I need to securely pass an AES key to a remote client. What I did so far is to generate a random AES key and encrypt it using the RSA public key of the client (PKCS#1 v1.5 padding is taken care by the RSA library I'm using, CryptJS).

I didn't realize that AES requires the key but also an IV. I don't know what's the correct way of dealing with the IV. Should I encrypt it as well and basically send over two encrypted blobs? (one for the AES key and one for the IV). Or can I safely append the IV to the AES key itself and encrypt the resulting byte array?

I'm using RSA 2048bit so I can surely encrypt a 128+128=256bit long payload.

Is there any security implication if I append the IV to the AES key and RSA encrypt the resulting byte array?

I couldn't find any best practice about this. I don't even know if it's safe to just send over the IV as is, without encrypting it.

  • 2
    $\begingroup$ The IV does not have to be secret (see crypto.stackexchange.com/questions/8592/…). I see no problem with including it in the RSA encryption, but it is not necessary. $\endgroup$ Oct 14, 2021 at 14:14
  • $\begingroup$ Good catch! Please answer the question (if you want) and I'll accept it $\endgroup$ Oct 14, 2021 at 14:20
  • $\begingroup$ Sending them separately is likely to cause security issues, as an attacker can mix-and-match IVs and keys. $\endgroup$
    – Fractalice
    Oct 14, 2021 at 14:42
  • $\begingroup$ Also, ideally, the sender should also have a public key that is available to the "remote client" and the RSA message should be signed. Otherwise, an adversary may simply encrypt their own AES key with the public RSA key and send to the "remote client". $\endgroup$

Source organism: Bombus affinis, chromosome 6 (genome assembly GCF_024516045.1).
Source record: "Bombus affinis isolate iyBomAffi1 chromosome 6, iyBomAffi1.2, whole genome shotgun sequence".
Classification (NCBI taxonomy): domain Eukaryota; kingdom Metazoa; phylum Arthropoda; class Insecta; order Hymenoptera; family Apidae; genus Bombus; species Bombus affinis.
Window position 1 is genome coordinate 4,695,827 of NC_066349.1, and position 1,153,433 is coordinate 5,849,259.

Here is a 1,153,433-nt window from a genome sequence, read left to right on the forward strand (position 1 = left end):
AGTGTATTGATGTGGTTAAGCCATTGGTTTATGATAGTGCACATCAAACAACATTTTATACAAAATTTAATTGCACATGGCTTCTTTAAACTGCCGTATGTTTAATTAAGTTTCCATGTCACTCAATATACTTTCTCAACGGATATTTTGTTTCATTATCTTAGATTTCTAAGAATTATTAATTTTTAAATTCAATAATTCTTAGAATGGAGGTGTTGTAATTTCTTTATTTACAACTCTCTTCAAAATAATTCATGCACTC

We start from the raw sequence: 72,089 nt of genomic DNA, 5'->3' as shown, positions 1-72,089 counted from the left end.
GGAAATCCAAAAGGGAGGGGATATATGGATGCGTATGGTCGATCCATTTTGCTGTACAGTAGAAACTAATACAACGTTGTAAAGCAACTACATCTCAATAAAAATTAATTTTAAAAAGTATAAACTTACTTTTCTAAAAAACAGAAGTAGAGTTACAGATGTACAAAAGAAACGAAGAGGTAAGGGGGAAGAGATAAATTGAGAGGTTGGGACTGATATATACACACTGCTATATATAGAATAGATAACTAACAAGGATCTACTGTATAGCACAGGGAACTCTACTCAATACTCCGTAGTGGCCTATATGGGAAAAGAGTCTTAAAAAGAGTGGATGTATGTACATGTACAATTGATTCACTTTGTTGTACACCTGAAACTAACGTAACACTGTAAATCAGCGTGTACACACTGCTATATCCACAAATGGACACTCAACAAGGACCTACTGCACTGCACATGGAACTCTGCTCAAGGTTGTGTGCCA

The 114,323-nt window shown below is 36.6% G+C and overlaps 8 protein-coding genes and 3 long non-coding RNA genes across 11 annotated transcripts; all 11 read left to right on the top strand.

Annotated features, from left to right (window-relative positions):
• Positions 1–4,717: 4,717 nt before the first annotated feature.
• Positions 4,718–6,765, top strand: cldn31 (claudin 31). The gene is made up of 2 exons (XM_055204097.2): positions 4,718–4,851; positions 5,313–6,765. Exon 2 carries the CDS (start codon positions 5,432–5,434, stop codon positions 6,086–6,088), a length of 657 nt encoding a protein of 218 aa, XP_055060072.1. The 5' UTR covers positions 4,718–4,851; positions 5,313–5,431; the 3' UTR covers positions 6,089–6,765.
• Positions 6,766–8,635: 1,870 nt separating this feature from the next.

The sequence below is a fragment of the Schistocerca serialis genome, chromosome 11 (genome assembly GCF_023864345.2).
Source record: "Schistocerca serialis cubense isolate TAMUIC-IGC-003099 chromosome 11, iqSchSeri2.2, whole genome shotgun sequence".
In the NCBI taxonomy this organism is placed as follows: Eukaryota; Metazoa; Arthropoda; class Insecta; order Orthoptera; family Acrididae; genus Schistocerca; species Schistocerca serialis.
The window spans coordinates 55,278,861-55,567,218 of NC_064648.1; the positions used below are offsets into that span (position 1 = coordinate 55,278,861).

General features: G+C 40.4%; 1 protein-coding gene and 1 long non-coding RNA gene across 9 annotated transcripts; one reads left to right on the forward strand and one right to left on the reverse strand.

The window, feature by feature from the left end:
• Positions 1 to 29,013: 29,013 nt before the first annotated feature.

– Fractalice
    Oct 14, 2021 at 14:44
  • $\begingroup$ And of course, the RSA encryption should be securely padded (OAEP) and the AES encryption should be authenticated (AES-GCM). $\endgroup$
    – Fractalice
    Oct 14, 2021 at 14:45

2 Answers 2


This will probably be closed as a duplicate, but the IV does not have to be secret. Not sure on best practice, but I see no problems in including the IV in the RSA encryption.


You do not even need a randomized IV if you already have a randomized secret key that changes for every message. So any answer will not be fundamentally wrong, as there are no security requirements for the IV. However, I would suggest your read this answer provided by our friendly bear before you meet a less friendly BEAST.

However, I would not include the IV with the AES input key for one particular reason: it would not be compatible with any hardware or HSM (or any other keystore) that performs key wrapping (i.e. encryption of a key with a wrapping key, in your case the RSA public key). So if you ever decide you need that, you'd have to change the protocol. Otherwise you'd have to decrypt and store the key in software. This is not a huge issue to be honest, as the data will be in memory anyway, but it is something to consider.

If you insist on a random IV then you could use e.g. a hash over the wrapped key (i.e. the RSA ciphertext) as IV, or you could derive it from the wrapped key material itself (using a Key Derivation Function or KDF). The latter is probably one of the approaches used by most cryptographers here, even though it is harder to understand and implement (e.g. RSA-KEM, then HKDF-Extract, then 2 times HKDF-Expand - once for the key, once for the IV - although this is probably not compatible with much hardware either).

As indicated in the comments, having an authenticated message is often pretty important. That would usually require sign-then-encrypt, which is however vulnerable to padding oracle attacks on both PKCS#1 and CBC if you are planning to use that mode. If you only consider one reciepient and confidentiality and integrity then encrypt-then-sign may work better for you.

This does of course also require a (trusted) RSA key pair at the receiver, in the end it is all about key management.


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